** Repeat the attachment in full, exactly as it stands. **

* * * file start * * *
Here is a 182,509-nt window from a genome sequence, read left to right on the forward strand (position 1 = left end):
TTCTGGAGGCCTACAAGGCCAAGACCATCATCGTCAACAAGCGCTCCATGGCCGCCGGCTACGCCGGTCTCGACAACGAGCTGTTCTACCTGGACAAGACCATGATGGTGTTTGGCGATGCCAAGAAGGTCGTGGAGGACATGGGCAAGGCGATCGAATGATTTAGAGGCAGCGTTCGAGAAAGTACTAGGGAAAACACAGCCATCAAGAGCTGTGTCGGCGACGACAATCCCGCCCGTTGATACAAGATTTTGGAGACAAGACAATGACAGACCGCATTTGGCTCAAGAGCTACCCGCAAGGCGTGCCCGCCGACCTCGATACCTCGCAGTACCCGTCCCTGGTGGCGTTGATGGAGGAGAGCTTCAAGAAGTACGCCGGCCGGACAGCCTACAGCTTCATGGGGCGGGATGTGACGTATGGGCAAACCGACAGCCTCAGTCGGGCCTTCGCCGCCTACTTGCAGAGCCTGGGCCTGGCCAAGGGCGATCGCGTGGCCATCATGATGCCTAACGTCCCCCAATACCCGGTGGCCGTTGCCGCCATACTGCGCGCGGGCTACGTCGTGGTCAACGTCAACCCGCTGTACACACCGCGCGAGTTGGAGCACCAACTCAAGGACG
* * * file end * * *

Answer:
Here is a 182,509-nt window from a genome sequence, read left to right on the forward strand (position 1 = left end):
TTCTGGAGGCCTACAAGGCCAAGACCATCATCGTCAACAAGCGCTCCATGGCCGCCGGCTACGCCGGTCTCGACAACGAGCTGTTCTACCTGGACAAGACCATGATGGTGTTTGGCGATGCCAAGAAGGTCGTGGAGGACATGGGCAAGGCGATCGAATGATTTAGAGGCAGCGTTCGAGAAAGTACTAGGGAAAACACAGCCATCAAGAGCTGTGTCGGCGACGACAATCCCGCCCGTTGATACAAGATTTTGGAGACAAGACAATGACAGACCGCATTTGGCTCAAGAGCTACCCGCAAGGCGTGCCCGCCGACCTCGATACCTCGCAGTACCCGTCCCTGGTGGCGTTGATGGAGGAGAGCTTCAAGAAGTACGCCGGCCGGACAGCCTACAGCTTCATGGGGCGGGATGTGACGTATGGGCAAACCGACAGCCTCAGTCGGGCCTTCGCCGCCTACTTGCAGAGCCTGGGCCTGGCCAAGGGCGATCGCGTGGCCATCATGATGCCTAACGTCCCCCAATACCCGGTGGCCGTTGCCGCCATACTGCGCGCGGGCTACGTCGTGGTCAACGTCAACCCGCTGTACACACCGCGCGAGTTGGAGCACCAACTCAAGGACG